The Secretary of Labor has the authority to issue regulations to exclude certain health care providers and emergency responders from the applicability of the Paid Sick Leave provisions of HR 6201. However, until such regulations are issued, health care providers and emergency responders remain subject to the Paid Sick Leave provisions if employed by an employer with fewer than 500 employees.
We have also prepared a brief Q&A to address employers’ frequently asked questions regarding HR 6201 and other related employment matters. We also encourage you to refer to our previously issued Coronavirus Q&A published on March 11, 2020.
- Q: If an employer already offers PTO and/or paid sick leave, does the employer also have to offer additional paid sick leave under HR 6201?
- A: Yes. All employers with fewer than 500 employees must offer these FMLA and Paid Sick Leave benefits regardless if PTO, sick leave, or other leave options are available.
- Q: Can an employer require its employees to first use or exhaust all PTO before using Paid Sick Leave?
- A: No. Employers are prohibited from requiring employees to use other paid leave provided by the employer before the employee uses Paid Sick Leave provided by HR 6201.
- Q: How does this FMLA or Paid Sick Leave law apply to those employees already allowed to work from home?
- A: If an employee, who is already working from home, tells their employer that they need leave because their child is home from school and needs cared for/looked after (which will prevent them from working/teleworking), an employer will need to allow the employee to take FMLA leave. Employers should discuss this issue with employees on a case-by-case basis – just because an employee’s kids are home does not necessarily mean that the employee will need FMLA leave.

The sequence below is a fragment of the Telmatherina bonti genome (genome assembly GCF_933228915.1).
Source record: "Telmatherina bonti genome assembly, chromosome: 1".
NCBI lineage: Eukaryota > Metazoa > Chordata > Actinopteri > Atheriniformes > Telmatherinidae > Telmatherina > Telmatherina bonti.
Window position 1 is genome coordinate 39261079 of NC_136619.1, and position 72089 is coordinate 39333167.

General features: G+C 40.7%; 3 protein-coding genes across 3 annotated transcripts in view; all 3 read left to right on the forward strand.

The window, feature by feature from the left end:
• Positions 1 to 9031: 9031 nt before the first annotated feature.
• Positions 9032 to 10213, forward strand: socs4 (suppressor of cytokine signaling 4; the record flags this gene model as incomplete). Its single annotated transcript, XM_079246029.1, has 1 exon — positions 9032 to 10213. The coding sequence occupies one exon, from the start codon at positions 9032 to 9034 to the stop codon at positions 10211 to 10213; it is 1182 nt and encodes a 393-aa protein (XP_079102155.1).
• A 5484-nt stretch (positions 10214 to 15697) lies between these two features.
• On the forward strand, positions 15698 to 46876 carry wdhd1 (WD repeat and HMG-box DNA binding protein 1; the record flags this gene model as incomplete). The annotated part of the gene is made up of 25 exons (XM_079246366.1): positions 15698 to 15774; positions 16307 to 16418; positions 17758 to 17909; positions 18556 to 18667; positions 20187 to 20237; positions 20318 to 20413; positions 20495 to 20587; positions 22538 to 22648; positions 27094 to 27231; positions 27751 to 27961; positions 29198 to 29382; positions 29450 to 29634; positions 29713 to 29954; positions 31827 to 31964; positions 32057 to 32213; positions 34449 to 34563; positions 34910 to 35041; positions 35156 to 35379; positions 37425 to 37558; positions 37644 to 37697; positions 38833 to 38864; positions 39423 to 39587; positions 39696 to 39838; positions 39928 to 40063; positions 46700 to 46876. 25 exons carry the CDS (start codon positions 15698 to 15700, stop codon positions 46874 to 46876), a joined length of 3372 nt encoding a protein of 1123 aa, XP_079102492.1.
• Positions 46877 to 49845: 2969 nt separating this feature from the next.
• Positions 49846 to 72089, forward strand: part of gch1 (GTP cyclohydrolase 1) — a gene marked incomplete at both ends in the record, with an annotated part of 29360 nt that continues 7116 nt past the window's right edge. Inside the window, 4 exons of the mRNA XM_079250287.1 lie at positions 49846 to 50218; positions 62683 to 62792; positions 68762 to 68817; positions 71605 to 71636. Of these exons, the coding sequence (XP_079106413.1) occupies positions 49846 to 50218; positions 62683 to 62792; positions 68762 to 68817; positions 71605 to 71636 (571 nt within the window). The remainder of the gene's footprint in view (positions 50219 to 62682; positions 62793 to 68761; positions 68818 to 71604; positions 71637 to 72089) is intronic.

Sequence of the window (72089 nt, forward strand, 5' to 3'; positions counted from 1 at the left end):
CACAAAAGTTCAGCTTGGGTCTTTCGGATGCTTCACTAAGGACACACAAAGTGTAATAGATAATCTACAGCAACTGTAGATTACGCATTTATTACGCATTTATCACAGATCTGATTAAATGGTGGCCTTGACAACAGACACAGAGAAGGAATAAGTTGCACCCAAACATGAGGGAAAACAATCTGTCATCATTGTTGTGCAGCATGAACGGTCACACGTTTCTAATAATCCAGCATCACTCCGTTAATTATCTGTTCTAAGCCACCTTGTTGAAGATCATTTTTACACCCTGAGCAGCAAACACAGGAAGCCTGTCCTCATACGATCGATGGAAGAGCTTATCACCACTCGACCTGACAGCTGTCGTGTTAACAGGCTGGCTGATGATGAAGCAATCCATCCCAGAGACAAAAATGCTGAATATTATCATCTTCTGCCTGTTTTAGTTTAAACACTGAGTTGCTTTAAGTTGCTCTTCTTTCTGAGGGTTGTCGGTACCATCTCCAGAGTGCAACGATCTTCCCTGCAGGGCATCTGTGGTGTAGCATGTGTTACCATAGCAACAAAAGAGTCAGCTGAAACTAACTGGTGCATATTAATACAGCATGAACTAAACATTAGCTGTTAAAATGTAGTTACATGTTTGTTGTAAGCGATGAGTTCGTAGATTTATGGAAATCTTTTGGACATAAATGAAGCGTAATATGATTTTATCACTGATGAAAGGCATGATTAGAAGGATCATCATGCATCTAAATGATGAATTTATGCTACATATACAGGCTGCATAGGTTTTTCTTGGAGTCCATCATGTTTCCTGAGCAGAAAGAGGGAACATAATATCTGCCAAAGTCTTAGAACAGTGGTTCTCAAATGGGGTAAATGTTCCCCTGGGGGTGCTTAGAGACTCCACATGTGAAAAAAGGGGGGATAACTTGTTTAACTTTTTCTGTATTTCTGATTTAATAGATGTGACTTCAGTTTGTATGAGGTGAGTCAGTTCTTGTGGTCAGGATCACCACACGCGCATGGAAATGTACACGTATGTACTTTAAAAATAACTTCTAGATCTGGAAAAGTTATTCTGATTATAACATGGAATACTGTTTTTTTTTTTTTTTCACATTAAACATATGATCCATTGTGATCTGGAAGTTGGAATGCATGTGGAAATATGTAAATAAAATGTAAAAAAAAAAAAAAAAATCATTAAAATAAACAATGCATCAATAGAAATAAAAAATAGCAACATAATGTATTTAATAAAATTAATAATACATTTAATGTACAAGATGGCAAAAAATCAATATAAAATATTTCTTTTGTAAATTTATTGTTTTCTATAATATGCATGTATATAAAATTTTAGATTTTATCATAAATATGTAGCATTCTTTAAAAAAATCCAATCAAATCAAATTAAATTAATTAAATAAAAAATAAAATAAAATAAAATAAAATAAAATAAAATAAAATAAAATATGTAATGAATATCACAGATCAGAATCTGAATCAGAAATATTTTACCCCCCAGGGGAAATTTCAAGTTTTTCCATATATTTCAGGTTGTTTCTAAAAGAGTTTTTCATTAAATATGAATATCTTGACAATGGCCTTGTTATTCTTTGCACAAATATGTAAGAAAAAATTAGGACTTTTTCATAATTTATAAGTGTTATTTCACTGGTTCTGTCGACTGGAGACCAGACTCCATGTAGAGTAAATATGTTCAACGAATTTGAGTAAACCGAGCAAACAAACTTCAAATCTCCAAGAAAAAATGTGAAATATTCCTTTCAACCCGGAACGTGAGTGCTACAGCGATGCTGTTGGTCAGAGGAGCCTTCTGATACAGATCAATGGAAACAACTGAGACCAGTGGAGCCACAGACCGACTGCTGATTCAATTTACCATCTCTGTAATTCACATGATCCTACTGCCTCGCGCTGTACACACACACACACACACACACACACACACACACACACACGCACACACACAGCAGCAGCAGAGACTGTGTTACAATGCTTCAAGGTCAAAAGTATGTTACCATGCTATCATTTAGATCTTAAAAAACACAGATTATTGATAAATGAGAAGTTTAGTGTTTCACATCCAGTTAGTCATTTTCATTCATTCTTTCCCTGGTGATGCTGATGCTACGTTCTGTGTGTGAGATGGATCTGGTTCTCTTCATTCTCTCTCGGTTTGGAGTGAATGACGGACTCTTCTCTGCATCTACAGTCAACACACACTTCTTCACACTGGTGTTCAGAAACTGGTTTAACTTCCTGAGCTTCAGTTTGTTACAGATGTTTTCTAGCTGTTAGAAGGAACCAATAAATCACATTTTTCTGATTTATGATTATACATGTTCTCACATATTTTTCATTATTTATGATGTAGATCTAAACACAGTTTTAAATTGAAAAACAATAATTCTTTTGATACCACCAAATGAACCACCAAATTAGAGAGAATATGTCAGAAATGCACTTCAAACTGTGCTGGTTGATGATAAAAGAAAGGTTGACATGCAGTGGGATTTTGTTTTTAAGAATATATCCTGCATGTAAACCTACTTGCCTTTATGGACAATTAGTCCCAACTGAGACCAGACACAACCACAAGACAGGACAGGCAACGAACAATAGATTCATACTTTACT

- Q: What if both spouses work for the same employer? Are they both entitled to FMLA and/or Paid Sick Leave?
- A: Under both the FMLA and Paid Sick Leave provisions of HR 6201, each spouse is entitled to the full amount of leave allowed if they can each demonstrate they have a qualifying reason for the leave.
- Q: If the employer is shutting down or furloughing employees during this time, will the employer still have to pay employees under this new law?
- A: HR 6201 lists various reasons related to Coronavirus that make an employee eligible to take either FMLA Leave or Paid Sick Leave. Each of these reasons is based upon the fact that an employee needs leave from work. Although HR 6201 does not address this situation and there is little guidance at this time, our interpretation is that if an employee has been furloughed, the employee does not need leave from work, as they are not scheduled to be working at that time. Therefore, the employer likely does not have to pay the employees under HR 6201’s FMLA Leave or Paid Sick Leave.